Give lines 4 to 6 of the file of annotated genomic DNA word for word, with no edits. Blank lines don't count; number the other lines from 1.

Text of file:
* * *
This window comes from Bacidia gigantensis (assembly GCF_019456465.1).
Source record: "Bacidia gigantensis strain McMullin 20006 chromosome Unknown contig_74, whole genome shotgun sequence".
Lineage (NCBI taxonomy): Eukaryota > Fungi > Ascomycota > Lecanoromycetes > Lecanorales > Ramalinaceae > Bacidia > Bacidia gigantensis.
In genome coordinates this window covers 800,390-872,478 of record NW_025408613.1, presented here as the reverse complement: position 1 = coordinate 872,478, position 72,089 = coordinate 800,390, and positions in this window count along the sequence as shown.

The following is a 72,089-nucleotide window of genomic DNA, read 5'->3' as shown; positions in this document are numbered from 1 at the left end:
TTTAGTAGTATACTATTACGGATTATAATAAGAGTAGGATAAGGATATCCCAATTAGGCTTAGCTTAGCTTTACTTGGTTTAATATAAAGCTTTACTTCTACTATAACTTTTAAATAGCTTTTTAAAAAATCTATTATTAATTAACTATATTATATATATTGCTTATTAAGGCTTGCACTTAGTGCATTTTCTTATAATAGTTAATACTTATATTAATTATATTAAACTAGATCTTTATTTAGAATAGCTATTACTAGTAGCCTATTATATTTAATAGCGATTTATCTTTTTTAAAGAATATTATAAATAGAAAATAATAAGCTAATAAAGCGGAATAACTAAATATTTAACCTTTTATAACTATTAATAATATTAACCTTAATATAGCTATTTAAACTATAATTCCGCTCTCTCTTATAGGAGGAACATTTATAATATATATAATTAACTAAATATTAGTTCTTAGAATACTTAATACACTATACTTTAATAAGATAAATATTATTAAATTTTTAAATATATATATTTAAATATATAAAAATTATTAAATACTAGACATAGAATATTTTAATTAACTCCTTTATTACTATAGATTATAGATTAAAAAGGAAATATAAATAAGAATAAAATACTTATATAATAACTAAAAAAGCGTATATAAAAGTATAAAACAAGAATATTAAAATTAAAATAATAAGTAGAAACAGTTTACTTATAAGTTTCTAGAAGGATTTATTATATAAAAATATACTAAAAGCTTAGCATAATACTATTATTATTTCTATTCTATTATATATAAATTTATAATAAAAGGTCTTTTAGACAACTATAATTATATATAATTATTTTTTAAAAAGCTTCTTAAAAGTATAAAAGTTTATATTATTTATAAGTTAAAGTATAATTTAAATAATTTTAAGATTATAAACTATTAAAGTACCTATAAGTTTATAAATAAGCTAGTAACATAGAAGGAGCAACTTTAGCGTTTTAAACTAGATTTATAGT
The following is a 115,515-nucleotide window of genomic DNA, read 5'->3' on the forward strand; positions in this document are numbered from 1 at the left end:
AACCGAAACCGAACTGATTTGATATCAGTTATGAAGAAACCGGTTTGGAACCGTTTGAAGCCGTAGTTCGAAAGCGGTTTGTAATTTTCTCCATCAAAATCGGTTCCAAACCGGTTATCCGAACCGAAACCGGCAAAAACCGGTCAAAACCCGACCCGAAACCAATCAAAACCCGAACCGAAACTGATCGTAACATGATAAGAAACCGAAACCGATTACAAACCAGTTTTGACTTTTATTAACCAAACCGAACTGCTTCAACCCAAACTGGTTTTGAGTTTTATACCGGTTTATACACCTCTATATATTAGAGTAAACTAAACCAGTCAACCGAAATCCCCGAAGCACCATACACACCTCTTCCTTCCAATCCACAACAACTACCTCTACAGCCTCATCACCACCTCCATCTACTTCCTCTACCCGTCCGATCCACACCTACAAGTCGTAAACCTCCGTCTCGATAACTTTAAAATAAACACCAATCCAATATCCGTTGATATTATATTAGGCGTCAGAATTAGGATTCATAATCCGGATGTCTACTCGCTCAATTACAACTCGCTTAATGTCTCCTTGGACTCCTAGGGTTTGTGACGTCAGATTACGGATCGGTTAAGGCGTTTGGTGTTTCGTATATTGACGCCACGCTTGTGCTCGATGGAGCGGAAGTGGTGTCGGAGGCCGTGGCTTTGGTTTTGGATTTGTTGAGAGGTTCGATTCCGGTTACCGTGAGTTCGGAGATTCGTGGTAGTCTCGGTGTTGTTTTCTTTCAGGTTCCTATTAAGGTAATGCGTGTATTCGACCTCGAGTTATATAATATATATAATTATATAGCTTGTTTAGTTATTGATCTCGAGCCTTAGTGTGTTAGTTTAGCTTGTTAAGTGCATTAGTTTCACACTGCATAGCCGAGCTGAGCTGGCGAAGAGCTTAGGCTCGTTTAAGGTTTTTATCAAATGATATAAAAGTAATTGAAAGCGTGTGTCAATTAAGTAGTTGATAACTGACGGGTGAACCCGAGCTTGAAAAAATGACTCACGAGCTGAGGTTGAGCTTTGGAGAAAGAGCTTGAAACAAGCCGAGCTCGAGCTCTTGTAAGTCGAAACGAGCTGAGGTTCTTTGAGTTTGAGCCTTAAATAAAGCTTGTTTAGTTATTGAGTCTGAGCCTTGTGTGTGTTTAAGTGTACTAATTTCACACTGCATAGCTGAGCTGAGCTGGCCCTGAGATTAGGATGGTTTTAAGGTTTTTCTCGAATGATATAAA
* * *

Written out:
In genome coordinates this window covers 800,390-872,478 of record NW_025408613.1, presented here as the reverse complement: position 1 = coordinate 872,478, position 72,089 = coordinate 800,390, and positions in this window count along the sequence as shown.

The following is a 72,089-nucleotide window of genomic DNA, read 5'->3' as shown; positions in this document are numbered from 1 at the left end:
TTTAGTAGTATACTATTACGGATTATAATAAGAGTAGGATAAGGATATCCCAATTAGGCTTAGCTTAGCTTTACTTGGTTTAATATAAAGCTTTACTTCTACTATAACTTTTAAATAGCTTTTTAAAAAATCTATTATTAATTAACTATATTATATATATTGCTTATTAAGGCTTGCACTTAGTGCATTTTCTTATAATAGTTAATACTTATATTAATTATATTAAACTAGATCTTTATTTAGAATAGCTATTACTAGTAGCCTATTATATTTAATAGCGATTTATCTTTTTTAAAGAATATTATAAATAGAAAATAATAAGCTAATAAAGCGGAATAACTAAATATTTAACCTTTTATAACTATTAATAATATTAACCTTAATATAGCTATTTAAACTATAATTCCGCTCTCTCTTATAGGAGGAACATTTATAATATATATAATTAACTAAATATTAGTTCTTAGAATACTTAATACACTATACTTTAATAAGATAAATATTATTAAATTTTTAAATATATATATTTAAATATATAAAAATTATTAAATACTAGACATAGAATATTTTAATTAACTCCTTTATTACTATAGATTATAGATTAAAAAGGAAATATAAATAAGAATAAAATACTTATATAATAACTAAAAAAGCGTATATAAAAGTATAAAACAAGAATATTAAAATTAAAATAATAAGTAGAAACAGTTTACTTATAAGTTTCTAGAAGGATTTATTATATAAAAATATACTAAAAGCTTAGCATAATACTATTATTATTTCTATTCTATTATATATAAATTTATAATAAAAGGTCTTTTAGACAACTATAATTATATATAATTATTTTTTAAAAAGCTTCTTAAAAGTATAAAAGTTTATATTATTTATAAGTTAAAGTATAATTTAAATAATTTTAAGATTATAAACTATTAAAGTACCTATAAGTTTATAAATAAGCTAGTAACATAGAAGGAGCAACTTTAGCGTTTTAAACTAGATTTATAGT